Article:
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//1. Write an example program to demonstrate that
//package com.horstmann.impatient
//is not the same as
//package com
//package horstmann
//package impatient
// File: Demo1.scala
package com {
package horstmann {
object Utils1 {
def percentOf(value: Double, rate: Double) = value * rate / 100
}
package impatient {
class Employee1 {
def raise(salary: Double, rate: Double) = salary * Utils1.percentOf(salary, rate)
}
}
}
}
// File: Demo2.scala
package com.horstmann.impatient
class Manager1 {
def raise(salary: Double, rate: Double) =
salary * com.horstmann.Utils1.percentOf(salary, rate) // Can't refer to Utils directly
}
//3. Write a package random with functions nextInt(): Int, nextDouble(): Double, and
//setSeed(seed: Int): Unit. To generate random numbers, use the linear
//congruential generator
//next = previous * a + b mod 2n,
//where a = 1664525, b = 1013904223, and n = 32.
package object random {
private var next = 1
def nextInt(): Int = {next = (next * 1664525 + 1013904223) % math.pow(2, 32).toInt; next}
def nextDouble(): Double = nextInt
def setSeed(seed: Int) = {next = seed;}
}
package random {
}
// 4. Why do you think the Scala language designers provided the package object syntax
// instead of simply letting you add functions and variables to a package?”
// => My guess is that since everything in Scala is an object, letting you add functions
// and variables to a package would have been an aberration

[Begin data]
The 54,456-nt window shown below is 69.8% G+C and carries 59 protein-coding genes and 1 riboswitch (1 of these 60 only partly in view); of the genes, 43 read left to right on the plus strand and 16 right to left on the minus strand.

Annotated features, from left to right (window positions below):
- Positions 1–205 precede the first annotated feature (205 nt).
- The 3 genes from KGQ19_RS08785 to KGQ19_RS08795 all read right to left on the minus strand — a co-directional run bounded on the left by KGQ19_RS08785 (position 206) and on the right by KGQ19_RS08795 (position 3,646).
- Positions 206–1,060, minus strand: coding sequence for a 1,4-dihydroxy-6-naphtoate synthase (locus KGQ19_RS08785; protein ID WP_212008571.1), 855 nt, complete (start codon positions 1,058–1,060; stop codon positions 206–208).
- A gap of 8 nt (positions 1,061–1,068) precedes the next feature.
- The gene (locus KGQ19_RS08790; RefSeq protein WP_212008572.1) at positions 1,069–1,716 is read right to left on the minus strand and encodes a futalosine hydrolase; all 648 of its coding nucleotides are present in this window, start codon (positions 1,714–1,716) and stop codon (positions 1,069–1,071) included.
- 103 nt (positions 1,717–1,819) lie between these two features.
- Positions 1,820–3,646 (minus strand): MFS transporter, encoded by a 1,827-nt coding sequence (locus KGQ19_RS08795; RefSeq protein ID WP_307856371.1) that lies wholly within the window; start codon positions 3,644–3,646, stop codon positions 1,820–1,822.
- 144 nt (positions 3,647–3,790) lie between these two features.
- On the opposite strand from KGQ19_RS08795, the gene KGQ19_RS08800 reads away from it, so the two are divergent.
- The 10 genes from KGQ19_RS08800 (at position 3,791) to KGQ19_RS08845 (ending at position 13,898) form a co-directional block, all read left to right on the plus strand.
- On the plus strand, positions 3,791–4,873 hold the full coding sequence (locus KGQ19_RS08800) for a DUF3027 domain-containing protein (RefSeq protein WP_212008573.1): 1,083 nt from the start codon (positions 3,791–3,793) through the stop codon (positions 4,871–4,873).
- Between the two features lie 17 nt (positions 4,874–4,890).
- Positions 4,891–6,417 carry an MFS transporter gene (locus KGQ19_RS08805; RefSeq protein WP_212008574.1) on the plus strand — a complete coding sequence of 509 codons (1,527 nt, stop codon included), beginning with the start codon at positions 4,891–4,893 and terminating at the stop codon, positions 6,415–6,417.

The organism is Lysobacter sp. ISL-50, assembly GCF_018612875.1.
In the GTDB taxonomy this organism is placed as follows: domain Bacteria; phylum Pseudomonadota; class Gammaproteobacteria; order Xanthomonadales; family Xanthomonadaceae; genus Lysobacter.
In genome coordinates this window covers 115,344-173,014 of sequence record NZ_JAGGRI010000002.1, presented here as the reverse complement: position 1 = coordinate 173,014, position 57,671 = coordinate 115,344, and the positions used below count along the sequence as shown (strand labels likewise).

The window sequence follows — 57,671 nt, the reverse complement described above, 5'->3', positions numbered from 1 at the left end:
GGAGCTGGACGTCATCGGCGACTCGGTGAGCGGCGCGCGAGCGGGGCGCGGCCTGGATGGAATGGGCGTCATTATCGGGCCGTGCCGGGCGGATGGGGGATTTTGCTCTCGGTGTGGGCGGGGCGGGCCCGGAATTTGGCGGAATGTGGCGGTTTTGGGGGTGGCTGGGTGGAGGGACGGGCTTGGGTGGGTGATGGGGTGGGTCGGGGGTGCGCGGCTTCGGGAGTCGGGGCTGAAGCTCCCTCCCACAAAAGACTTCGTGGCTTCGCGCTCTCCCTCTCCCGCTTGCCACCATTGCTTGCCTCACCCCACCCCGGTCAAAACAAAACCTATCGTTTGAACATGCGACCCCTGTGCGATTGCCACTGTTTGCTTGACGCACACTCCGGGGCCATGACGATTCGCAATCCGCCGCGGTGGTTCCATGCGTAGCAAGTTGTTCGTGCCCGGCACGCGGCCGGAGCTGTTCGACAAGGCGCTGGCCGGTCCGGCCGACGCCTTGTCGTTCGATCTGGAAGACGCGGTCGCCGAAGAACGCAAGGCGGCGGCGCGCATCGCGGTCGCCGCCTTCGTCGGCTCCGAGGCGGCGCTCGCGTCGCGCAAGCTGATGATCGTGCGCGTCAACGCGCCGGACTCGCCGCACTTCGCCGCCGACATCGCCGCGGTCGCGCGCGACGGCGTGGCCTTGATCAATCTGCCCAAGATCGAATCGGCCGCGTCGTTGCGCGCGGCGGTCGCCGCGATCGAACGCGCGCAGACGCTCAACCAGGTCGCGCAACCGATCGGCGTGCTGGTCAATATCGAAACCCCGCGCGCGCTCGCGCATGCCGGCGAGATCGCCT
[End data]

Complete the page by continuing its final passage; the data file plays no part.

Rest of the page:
// 5. What is the meaning of private[com] def giveRaise(rate: Double)? Is it useful?
// => It means that the function giveRaise is visible up to the enclosing package named com.
// Since com is a very common top level package name, this will not be very useful.
// 6. Write a program that copies all elements from a Java hash map into a
// Scala hash map. Use imports to rename both classes.
import java.util.{HashMap => JavaMap}
import scala.collection.mutable.{HashMap => ScalaMap}
object Hashmaps extends App {
val jMap = new JavaMap[String, String]
jMap.put("1", "One")
jMap.put("2", "Two")
jMap.put("3", "Three")
val sMap = new ScalaMap[String, String]
val entryIter = jMap.entrySet().iterator()
while (entryIter.hasNext()) {
val entry = entryIter.next()
sMap += ((entry.getKey(), entry.getValue()))
}
println(sMap)
}
// 7. In the preceding exercise, move all imports into the innermost scope possible.
object Hashmaps extends App {
import java.util.{HashMap => JavaMap}
import scala.collection.mutable.{HashMap => ScalaMap}
val jMap = new JavaMap[String, String]
jMap.put("1", "One")
jMap.put("2", "Two")
jMap.put("3", "Three")
val sMap = new ScalaMap[String, String]
val entryIter = jMap.entrySet().iterator()
while (entryIter.hasNext()) {
val entry = entryIter.next()
sMap += ((entry.getKey(), entry.getValue()))
}
println(sMap)
}
// 8. What is the effect of
// import java._
// import javax._
// Is this a good idea?
// => Brings all packages and classes under the java and javax package in scope
// Since there are a lot of classes and subpackages under them, bringing them into scope
// may not be very useful. It might be a better idea to import only those subpackages that
// you are using a lot in your program. e.g. javax.swing._ or java.awt._
//9. Write a program that imports the java.lang.System class, reads the user name
//from the user.name system property, reads a password from the Console object,
//and prints a message to the standard error stream if the password is not
//"secret". Otherwise, print a greeting to the standard output stream. Do not use
//any other imports, and do not use any qualified names (with dots).
import java.lang.System
object Greeting extends App {
val username = System.getProperty("user.name")
print("Password for " + username + ": ");
val password = Console.readLine
if(password.equals("secret")) System.out.println("Hello " + username)
else System.err.println("Invalid password")
}
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